In those countries, democracy then is not perceived as a Western concept but rather as a political consequence of the uprising against regimes that have rules for years through patrimonialism, nepotism, and rampant corruption.
Demonstrators took to the streets to denounce the failure of the leaders in Egypt, Tunisia or Libya to take into account the people's grievances and the debate was centred on the nation and its domestic oppressors rather than on the West's oppression, hence Al-Qaeda's inability to play a role in the Arab Spring.
In Tunisia, the Ennahda party is set to come out of Sunday's elections as the strongest single party but its leader Rashid Al-Ghannushi has presented himself as a moderate, praising both democratic and Islamic values.
His party he says is closer to the Turkish AKP than to the Egyptian Muslim Brotherhood. Parties like the APK, which defend conservative values such as family and work ethic while adopting a neoliberal approach of the economy while organising regular elections, could see a surge in popularity, in oppositions to more radical parties which tend to be seen as non-reformist and oppose strikes or demonstrations.
In Egypt however the Muslim Brotherhood it seems is still struggling to come to terms with the country's new political map. While the party still aims to win about a third of parliamentary seats in next month's election, some of its former allies have defected.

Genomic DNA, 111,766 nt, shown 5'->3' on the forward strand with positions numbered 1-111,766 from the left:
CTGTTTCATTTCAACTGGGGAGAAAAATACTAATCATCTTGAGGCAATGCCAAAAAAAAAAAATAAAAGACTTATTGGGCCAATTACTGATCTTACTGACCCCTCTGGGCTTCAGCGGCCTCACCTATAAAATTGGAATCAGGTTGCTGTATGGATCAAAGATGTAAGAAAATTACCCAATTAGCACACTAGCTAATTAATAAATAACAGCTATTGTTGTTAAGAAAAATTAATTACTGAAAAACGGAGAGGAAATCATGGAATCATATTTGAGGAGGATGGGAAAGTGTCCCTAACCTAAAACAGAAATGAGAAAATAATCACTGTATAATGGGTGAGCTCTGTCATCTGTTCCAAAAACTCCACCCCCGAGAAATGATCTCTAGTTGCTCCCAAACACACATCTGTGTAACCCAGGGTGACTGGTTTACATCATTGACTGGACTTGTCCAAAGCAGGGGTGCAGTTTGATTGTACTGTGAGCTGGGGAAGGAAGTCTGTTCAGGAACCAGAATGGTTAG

As various different parties have registered in the recent months, different alliances and blocs have formed and split up to form new alliances.
The Muslim Brotherhood has seen two of its former main allies, an ultra-conservative Salafi party and the liberal traditional Wafd group, leaving the Democratic Alliance and they both are now expected to run competing electoral lists.
While most parties have criticised the Supreme Military Council's complicated electoral system for the parliamentary elections that are due to take place on 28 November, any brusque move from the Muslim Brotherhood could be instrumentalised by the military.
While a divide which opposes secular and religious tendencies is clear for all to see, Islam-based political parties and coalitions are also struggling to come to terms with the new political configuration that the civil society aspire to and internal splits become visible.
Meanwhile in Libya, the leaders of the NTC have announced their intention to keep a sharia law based state, noting it is part of the identity of Libya. While it is yet very difficult to see who could emerge as a winner of elections in Libya, as political parties still have to emerge, Islam is already tipped to be at the basis of the judicial system.
The Arab Spring then it seems has led to the revival of a debate between Islam and democracy, but not along the lines of the debate which took place in the West in the aftermath of 9/11 and which focused on a clash of civilisations.
The questions now asked in the Arab world tend to concentrate on a will to better define the role of Islam in the modern Arab world, and its role as a religion interconnected with identitarian and cultural beliefs.